Flash fiction: For the love of squirrels


My mother fed the squirrels left-overs: scraps of bacon rind, apple peelings, and the skins of grilled tomatoes that my father left on his plate. The squirrels would only go to her – sitting in the palm of her hand to eat. She named them, worried about them, loved them, more than her own child.

The investigating officer thought the fire had started in the attic. ‘The electrical cables were probably gnawed through,’ he said, putting his hand over mine.

‘Squirrels?’ I asked.

‘I’m afraid so.’

As he completed his report I bit my cheek hard and right on cue, the tears flowed.


A Friday Fictioneers 100-word (or so) story inspired by the picture supplied by Ted Strutz. Friday Fictioneers is organised and run by the wonderful Rochelle Wisoff-Fields. Click here to join in, and here to read other pieces. I’d love to know what you think of mine – please leave a comment!


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78 thoughts on “Flash fiction: For the love of squirrels

  1. I shall pretend that her only problem was an inability to express emotion over her mother’s death; but I just know that her problems are far greater than that. 🙂 Nice one.


  2. But was it the squirrels or were they being fitted up…?


    Great flash. I really enjoyed this. And it only slightly had something to do with my squirrel obsession.


  3. Oooh, chills of the best sort. You were very subtle, allowing me to feel smug that I “caught on” before reading the comments. (We have squirrels in our attic at work…hmmmm.) Well done!


  4. I love this story and knew right away – it was the daughter. When she had to bite her jaw so she could cry on cue. Sneaky girl who will probably get away with it and grow up to greater and bigger murders. Good job! Nan 🙂


  5. Dear Claire,

    I hate you, I love you, I hate you, I love you…. You are such a fine writer. (And not at all too subtle. Everything was perfect in its place.) Going to go gnaw on some wires in your attic now.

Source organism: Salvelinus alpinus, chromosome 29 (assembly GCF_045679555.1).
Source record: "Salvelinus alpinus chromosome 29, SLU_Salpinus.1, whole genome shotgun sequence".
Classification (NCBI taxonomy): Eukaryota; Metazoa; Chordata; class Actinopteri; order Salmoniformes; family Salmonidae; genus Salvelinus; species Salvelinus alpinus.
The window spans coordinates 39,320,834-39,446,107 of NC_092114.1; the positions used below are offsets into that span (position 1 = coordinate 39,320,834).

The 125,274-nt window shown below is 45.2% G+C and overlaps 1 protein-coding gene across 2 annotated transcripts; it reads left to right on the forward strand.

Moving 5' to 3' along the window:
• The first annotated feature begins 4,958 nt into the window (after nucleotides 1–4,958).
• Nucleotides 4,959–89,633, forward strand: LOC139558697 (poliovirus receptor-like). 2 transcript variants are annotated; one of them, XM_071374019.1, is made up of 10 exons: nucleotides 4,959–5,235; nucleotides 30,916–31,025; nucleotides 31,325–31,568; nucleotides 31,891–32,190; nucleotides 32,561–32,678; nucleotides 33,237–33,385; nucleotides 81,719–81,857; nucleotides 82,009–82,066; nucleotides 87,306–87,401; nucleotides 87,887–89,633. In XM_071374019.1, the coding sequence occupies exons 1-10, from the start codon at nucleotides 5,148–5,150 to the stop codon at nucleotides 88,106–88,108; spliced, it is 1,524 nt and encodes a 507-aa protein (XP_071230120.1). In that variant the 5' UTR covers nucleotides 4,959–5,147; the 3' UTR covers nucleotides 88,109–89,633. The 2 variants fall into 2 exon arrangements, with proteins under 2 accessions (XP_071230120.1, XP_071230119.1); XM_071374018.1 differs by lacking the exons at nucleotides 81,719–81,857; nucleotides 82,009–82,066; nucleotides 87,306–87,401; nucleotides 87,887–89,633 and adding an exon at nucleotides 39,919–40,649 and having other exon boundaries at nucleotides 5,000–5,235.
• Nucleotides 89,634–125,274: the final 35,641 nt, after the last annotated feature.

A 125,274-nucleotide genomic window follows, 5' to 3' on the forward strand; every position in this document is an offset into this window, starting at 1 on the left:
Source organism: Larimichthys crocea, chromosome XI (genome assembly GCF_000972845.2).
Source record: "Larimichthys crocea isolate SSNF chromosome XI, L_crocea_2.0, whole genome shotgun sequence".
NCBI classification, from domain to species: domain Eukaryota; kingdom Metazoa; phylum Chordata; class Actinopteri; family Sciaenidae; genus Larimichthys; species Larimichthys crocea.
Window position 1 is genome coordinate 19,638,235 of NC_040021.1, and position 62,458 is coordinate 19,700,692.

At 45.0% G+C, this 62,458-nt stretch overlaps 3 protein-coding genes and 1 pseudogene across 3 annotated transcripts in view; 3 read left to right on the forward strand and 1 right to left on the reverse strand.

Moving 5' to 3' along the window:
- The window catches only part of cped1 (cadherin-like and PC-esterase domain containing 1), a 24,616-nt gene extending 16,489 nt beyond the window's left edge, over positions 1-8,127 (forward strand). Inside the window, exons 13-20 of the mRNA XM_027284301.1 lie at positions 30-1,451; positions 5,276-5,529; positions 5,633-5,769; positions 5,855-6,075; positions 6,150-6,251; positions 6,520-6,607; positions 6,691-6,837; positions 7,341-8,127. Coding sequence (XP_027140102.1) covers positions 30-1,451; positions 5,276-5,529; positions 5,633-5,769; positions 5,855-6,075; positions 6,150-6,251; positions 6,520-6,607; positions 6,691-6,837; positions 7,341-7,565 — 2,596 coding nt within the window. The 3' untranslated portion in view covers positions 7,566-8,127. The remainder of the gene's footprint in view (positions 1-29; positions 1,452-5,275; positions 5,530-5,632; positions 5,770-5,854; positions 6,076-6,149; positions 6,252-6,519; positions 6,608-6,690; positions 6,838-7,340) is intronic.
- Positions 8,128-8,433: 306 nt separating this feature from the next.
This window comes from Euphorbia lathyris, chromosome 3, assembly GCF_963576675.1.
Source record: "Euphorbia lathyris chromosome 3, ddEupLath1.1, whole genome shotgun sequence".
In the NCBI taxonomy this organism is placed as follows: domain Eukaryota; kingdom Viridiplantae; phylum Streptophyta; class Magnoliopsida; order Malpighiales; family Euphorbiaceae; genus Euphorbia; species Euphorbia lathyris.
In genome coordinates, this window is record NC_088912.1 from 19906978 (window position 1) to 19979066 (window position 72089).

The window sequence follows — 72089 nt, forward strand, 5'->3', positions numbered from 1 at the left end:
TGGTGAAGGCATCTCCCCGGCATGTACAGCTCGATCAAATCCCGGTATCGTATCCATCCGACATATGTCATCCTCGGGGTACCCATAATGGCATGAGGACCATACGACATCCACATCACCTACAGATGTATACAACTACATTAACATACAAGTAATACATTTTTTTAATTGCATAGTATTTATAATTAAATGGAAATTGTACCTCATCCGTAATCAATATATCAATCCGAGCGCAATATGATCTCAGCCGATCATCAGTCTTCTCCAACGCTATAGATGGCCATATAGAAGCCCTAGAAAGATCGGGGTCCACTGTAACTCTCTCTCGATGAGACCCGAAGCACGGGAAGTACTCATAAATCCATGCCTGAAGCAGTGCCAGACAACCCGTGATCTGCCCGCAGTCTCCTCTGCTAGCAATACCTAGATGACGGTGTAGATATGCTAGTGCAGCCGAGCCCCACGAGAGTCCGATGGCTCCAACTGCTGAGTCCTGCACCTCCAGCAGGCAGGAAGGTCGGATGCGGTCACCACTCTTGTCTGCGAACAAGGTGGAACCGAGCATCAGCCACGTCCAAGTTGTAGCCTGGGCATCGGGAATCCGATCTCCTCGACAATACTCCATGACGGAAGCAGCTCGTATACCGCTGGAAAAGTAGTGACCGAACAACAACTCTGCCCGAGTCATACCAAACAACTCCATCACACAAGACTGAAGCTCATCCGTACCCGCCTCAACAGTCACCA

6. Not at all too subtle. First time I read this lovely mystery, “… even her own child …” didn’t register, so I got to the end and knew that the child had caused the fire. I wondered if it had been an accident and she wanted to cover her guilt by letting the squirrels be blamed. Then I re-read the story to see how you’d written about her father, then her mother. The skinning of the tomatoes raised an eyebrow for a moment. For me, you could have left out the ‘even her own child, bit’. I do like those skinned tomatoes, even if they mean ‘nothing’. I look forward even more to your book! 🙂


  7. There’s so much going on here. The father leaving food on his plate, the mother and her pet project, the child and feelings of abandonment…the fire. I love it that my imagination can go in so many directions with this one.


  8. I loved this one, starts as such a nice observational piece and then you slipped in “loved them, more than her own child”. And bang the last line that turned it all around. Ooh! Evil murdering child.


  9. Pingback: In the Media: 25th January & 1st February 2015 | The Writes of Woman

  10. I have to admit, Claire, that I didn’t get it wasn’t the squirrels until I read the comments. Maybe that was because we once had a raccoon in our attic. That child better get help before she harms someone else she’s angry with. Well done as always. — Suzanne


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